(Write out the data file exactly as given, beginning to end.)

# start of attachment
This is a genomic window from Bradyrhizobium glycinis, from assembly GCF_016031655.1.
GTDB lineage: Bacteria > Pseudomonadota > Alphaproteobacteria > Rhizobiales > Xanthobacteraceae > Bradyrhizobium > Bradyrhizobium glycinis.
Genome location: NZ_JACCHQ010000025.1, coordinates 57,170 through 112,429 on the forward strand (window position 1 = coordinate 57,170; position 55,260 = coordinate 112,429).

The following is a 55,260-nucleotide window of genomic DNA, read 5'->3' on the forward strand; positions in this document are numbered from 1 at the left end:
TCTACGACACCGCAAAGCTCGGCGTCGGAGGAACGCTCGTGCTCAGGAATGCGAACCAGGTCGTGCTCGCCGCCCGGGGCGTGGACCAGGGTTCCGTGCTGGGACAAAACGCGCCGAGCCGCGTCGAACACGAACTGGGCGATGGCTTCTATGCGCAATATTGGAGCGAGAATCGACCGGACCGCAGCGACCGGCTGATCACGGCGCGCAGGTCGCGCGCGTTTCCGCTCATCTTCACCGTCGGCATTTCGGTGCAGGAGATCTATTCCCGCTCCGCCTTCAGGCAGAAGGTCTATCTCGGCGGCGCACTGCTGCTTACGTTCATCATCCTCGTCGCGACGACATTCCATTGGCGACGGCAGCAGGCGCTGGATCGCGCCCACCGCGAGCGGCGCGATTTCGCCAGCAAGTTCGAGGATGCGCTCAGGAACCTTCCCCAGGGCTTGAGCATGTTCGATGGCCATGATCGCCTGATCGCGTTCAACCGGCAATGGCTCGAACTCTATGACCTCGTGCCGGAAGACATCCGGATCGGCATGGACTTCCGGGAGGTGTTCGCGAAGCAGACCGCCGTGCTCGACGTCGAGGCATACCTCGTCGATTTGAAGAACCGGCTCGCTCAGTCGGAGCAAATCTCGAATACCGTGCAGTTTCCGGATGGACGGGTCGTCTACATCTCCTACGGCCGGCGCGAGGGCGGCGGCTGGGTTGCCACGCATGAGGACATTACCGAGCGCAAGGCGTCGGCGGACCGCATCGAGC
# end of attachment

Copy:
This is a genomic window from Bradyrhizobium glycinis, from assembly GCF_016031655.1.
GTDB lineage: Bacteria > Pseudomonadota > Alphaproteobacteria > Rhizobiales > Xanthobacteraceae > Bradyrhizobium > Bradyrhizobium glycinis.
Genome location: NZ_JACCHQ010000025.1, coordinates 57,170 through 112,429 on the forward strand (window position 1 = coordinate 57,170; position 55,260 = coordinate 112,429).

The following is a 55,260-nucleotide window of genomic DNA, read 5'->3' on the forward strand; positions in this document are numbered from 1 at the left end:
TCTACGACACCGCAAAGCTCGGCGTCGGAGGAACGCTCGTGCTCAGGAATGCGAACCAGGTCGTGCTCGCCGCCCGGGGCGTGGACCAGGGTTCCGTGCTGGGACAAAACGCGCCGAGCCGCGTCGAACACGAACTGGGCGATGGCTTCTATGCGCAATATTGGAGCGAGAATCGACCGGACCGCAGCGACCGGCTGATCACGGCGCGCAGGTCGCGCGCGTTTCCGCTCATCTTCACCGTCGGCATTTCGGTGCAGGAGATCTATTCCCGCTCCGCCTTCAGGCAGAAGGTCTATCTCGGCGGCGCACTGCTGCTTACGTTCATCATCCTCGTCGCGACGACATTCCATTGGCGACGGCAGCAGGCGCTGGATCGCGCCCACCGCGAGCGGCGCGATTTCGCCAGCAAGTTCGAGGATGCGCTCAGGAACCTTCCCCAGGGCTTGAGCATGTTCGATGGCCATGATCGCCTGATCGCGTTCAACCGGCAATGGCTCGAACTCTATGACCTCGTGCCGGAAGACATCCGGATCGGCATGGACTTCCGGGAGGTGTTCGCGAAGCAGACCGCCGTGCTCGACGTCGAGGCATACCTCGTCGATTTGAAGAACCGGCTCGCTCAGTCGGAGCAAATCTCGAATACCGTGCAGTTTCCGGATGGACGGGTCGTCTACATCTCCTACGGCCGGCGCGAGGGCGGCGGCTGGGTTGCCACGCATGAGGACATTACCGAGCGCAAGGCGTCGGCGGACCGCATCGAGC